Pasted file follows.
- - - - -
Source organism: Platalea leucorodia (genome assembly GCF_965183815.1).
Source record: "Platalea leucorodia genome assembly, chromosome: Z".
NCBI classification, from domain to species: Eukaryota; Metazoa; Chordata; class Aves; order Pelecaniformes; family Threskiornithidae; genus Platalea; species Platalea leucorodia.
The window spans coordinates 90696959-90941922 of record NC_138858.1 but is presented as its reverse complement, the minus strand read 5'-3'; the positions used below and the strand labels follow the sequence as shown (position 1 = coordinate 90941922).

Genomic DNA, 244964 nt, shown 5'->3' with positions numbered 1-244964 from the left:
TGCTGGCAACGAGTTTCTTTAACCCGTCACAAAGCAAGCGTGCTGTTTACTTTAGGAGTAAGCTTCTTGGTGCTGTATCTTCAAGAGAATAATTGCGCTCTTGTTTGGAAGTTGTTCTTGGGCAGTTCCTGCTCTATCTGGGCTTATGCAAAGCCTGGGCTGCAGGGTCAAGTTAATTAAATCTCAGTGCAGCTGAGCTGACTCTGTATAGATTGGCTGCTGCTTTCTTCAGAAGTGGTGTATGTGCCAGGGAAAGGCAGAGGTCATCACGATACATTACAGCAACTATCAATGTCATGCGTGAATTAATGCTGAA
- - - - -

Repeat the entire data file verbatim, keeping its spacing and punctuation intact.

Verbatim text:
Source organism: Platalea leucorodia (genome assembly GCF_965183815.1).
Source record: "Platalea leucorodia genome assembly, chromosome: Z".
NCBI classification, from domain to species: Eukaryota; Metazoa; Chordata; class Aves; order Pelecaniformes; family Threskiornithidae; genus Platalea; species Platalea leucorodia.
The window spans coordinates 90696959-90941922 of record NC_138858.1 but is presented as its reverse complement, the minus strand read 5'-3'; the positions used below and the strand labels follow the sequence as shown (position 1 = coordinate 90941922).

Genomic DNA, 244964 nt, shown 5'->3' with positions numbered 1-244964 from the left:
TGCTGGCAACGAGTTTCTTTAACCCGTCACAAAGCAAGCGTGCTGTTTACTTTAGGAGTAAGCTTCTTGGTGCTGTATCTTCAAGAGAATAATTGCGCTCTTGTTTGGAAGTTGTTCTTGGGCAGTTCCTGCTCTATCTGGGCTTATGCAAAGCCTGGGCTGCAGGGTCAAGTTAATTAAATCTCAGTGCAGCTGAGCTGACTCTGTATAGATTGGCTGCTGCTTTCTTCAGAAGTGGTGTATGTGCCAGGGAAAGGCAGAGGTCATCACGATACATTACAGCAACTATCAATGTCATGCGTGAATTAATGCTGAA